Among the concerns being expressed about the Senate’s immigration bill is a provision that turns E-Verify into a de facto national ID system. Regardless of the merits of the policy itself, and there are reasonable points made by both sides of the debate, this provision has caused concern among privacy advocates.
Jim Harper, director of information policy studies at the Cato Institute, recently explained some of the problems with a national ID. “There are many reasons to avoid a national ID, including their propensity to increase surveillance, the transfer of power they produce by giving governments and corporations a tool for tracking and control, and the experience of history,” he wrote. “National ID systems’ administrative efficiencies have been applied to the awful things governments can do right along with the good things.”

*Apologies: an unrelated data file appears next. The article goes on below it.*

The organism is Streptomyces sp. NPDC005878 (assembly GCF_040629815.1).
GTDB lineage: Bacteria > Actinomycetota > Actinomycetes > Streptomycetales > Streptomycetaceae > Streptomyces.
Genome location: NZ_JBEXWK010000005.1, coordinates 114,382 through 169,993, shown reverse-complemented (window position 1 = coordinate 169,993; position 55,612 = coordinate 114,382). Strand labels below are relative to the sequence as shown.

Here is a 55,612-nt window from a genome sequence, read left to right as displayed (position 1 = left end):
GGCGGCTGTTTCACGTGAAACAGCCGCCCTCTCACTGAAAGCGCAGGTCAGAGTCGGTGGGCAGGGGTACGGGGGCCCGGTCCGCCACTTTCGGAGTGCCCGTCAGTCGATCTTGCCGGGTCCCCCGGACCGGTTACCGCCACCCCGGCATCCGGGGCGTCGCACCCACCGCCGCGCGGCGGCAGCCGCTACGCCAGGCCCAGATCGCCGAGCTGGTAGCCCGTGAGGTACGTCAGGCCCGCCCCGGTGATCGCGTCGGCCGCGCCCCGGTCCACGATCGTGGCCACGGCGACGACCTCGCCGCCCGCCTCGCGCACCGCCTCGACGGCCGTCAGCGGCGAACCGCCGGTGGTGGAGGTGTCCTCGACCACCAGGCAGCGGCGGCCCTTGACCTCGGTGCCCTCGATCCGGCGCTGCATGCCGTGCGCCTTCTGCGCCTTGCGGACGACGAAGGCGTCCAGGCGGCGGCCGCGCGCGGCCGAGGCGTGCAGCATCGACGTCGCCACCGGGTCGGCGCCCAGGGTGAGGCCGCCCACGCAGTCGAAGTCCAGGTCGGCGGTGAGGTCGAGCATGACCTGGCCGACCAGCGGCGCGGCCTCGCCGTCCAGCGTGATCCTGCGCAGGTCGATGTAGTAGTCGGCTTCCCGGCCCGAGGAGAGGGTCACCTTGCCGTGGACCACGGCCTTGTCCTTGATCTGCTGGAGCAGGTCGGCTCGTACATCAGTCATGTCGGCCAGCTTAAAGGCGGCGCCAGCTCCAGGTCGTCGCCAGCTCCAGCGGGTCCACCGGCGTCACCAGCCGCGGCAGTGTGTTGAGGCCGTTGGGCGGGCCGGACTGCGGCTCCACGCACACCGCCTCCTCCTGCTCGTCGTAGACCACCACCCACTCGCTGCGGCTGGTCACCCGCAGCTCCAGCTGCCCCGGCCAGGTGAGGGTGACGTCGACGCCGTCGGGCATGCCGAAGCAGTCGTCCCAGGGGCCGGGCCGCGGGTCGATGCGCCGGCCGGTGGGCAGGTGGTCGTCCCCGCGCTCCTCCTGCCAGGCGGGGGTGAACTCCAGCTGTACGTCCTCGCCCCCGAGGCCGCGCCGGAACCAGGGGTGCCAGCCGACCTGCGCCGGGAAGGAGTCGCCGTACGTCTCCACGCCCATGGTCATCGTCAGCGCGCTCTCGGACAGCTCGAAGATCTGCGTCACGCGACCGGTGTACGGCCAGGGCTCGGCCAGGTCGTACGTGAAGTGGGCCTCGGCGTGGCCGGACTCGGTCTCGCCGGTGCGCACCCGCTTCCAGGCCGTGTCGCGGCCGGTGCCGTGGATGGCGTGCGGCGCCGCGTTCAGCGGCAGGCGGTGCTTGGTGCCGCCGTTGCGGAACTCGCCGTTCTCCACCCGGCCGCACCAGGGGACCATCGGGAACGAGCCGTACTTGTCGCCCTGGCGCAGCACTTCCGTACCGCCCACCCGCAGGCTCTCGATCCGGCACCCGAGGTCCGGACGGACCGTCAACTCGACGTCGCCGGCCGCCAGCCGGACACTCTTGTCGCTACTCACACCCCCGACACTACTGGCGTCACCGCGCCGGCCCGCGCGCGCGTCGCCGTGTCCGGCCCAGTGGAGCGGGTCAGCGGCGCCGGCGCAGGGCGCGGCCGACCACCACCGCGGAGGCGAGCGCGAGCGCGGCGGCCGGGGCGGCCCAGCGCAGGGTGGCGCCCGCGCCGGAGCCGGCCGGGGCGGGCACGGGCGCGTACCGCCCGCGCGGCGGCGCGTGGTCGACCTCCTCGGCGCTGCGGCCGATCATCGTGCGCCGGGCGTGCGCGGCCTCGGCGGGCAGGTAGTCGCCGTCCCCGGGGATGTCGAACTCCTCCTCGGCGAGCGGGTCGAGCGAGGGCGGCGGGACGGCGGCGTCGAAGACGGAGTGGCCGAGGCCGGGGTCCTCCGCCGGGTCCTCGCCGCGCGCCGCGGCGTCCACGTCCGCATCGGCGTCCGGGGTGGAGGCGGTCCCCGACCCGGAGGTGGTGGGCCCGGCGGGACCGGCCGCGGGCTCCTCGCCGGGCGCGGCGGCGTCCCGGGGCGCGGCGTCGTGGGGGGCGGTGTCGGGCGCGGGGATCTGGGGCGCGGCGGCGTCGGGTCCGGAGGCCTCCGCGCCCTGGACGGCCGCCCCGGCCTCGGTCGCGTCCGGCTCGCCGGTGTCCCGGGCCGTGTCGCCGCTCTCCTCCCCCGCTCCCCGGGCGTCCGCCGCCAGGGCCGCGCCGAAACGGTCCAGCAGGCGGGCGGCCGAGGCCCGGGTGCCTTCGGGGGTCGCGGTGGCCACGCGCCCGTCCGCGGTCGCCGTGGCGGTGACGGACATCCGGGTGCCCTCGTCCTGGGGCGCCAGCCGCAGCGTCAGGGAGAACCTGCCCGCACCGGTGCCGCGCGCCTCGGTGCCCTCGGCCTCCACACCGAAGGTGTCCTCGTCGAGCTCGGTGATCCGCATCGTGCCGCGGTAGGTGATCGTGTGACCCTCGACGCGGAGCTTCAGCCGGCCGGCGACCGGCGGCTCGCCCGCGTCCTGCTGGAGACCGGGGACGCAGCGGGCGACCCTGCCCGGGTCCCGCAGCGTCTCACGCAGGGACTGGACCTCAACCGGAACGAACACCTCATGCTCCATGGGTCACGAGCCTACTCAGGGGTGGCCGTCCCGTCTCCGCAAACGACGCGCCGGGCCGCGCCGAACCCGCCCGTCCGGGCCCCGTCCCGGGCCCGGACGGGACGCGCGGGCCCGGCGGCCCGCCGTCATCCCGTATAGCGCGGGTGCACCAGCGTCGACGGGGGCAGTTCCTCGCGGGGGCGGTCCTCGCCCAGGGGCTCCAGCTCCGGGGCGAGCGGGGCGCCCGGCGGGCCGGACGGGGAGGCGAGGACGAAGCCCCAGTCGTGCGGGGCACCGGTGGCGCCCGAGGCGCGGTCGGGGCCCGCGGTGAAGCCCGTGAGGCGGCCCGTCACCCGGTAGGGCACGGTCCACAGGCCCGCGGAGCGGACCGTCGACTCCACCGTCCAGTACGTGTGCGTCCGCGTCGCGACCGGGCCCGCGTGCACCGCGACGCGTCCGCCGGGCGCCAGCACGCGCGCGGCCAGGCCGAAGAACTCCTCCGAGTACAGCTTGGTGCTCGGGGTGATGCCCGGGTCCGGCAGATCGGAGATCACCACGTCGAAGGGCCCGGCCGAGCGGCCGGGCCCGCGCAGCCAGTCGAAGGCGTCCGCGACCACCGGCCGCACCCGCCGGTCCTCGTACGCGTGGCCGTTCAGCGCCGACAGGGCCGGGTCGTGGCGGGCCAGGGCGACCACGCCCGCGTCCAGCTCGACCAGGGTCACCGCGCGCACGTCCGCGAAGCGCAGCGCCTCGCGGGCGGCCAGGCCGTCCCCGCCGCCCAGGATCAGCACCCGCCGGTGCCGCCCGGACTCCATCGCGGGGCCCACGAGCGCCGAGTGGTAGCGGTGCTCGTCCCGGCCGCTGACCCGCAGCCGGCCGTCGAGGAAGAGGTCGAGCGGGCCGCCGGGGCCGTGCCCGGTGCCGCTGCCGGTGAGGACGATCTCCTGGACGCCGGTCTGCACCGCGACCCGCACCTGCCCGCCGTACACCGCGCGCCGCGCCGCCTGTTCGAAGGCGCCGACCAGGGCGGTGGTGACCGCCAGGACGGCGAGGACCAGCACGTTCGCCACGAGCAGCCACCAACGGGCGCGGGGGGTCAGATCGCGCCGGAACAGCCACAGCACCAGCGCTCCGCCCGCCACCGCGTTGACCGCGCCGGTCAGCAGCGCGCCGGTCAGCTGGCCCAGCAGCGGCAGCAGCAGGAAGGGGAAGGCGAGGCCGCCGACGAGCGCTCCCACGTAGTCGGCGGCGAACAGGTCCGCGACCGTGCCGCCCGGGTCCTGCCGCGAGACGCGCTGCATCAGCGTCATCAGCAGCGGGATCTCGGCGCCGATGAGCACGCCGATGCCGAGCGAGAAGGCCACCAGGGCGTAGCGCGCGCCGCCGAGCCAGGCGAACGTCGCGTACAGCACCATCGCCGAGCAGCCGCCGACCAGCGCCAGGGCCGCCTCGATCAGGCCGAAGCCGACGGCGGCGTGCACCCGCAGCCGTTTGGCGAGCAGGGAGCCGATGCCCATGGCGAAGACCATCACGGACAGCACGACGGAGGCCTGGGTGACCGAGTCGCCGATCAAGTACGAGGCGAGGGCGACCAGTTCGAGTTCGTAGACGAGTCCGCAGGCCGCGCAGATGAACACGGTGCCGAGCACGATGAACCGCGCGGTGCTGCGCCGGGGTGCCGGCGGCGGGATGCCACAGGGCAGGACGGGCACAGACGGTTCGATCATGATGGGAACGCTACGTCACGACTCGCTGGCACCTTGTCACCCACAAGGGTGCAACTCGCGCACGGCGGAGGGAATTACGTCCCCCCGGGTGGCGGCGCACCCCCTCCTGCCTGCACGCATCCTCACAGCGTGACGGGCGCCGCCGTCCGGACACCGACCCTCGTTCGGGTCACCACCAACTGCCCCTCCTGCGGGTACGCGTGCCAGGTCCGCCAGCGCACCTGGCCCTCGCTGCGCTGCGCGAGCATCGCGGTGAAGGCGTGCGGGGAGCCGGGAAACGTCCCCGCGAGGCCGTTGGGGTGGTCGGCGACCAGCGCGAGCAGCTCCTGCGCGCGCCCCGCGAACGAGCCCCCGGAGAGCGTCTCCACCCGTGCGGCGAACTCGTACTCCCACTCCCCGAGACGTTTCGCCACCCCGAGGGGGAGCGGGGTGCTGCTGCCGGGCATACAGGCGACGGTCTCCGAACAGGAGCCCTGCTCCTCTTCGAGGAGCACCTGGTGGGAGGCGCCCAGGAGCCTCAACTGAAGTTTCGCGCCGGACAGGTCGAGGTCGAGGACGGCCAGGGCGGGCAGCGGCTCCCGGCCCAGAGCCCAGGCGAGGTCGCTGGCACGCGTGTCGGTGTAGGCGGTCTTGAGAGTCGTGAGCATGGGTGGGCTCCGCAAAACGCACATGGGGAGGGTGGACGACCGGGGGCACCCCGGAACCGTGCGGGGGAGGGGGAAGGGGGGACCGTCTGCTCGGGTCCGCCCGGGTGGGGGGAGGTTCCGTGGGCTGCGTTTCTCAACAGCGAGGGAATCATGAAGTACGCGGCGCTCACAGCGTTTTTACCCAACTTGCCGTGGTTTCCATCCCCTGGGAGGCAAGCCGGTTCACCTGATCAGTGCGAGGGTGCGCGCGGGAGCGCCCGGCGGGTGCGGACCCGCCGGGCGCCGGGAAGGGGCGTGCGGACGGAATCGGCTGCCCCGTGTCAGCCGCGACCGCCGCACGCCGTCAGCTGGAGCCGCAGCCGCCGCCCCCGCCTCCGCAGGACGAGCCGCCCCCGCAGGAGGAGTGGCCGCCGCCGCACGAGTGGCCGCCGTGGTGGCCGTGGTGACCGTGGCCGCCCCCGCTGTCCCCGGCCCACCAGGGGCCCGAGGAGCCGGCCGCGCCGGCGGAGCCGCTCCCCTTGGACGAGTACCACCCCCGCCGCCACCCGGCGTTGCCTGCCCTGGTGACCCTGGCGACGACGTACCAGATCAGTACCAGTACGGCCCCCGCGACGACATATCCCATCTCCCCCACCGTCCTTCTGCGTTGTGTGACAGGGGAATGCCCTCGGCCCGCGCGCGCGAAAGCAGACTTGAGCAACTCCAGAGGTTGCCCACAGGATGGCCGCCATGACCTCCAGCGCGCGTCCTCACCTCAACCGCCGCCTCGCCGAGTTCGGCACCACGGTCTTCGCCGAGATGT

In a recorded message released last month through his grassroots organization, Campaign for Liberty, former Rep. Ron Paul (R-TX) blasted the immigration bill over the provision. He called it the “worst national ID scheme the statists have come up with yet” and warned that it could be used for all manner of government overreach: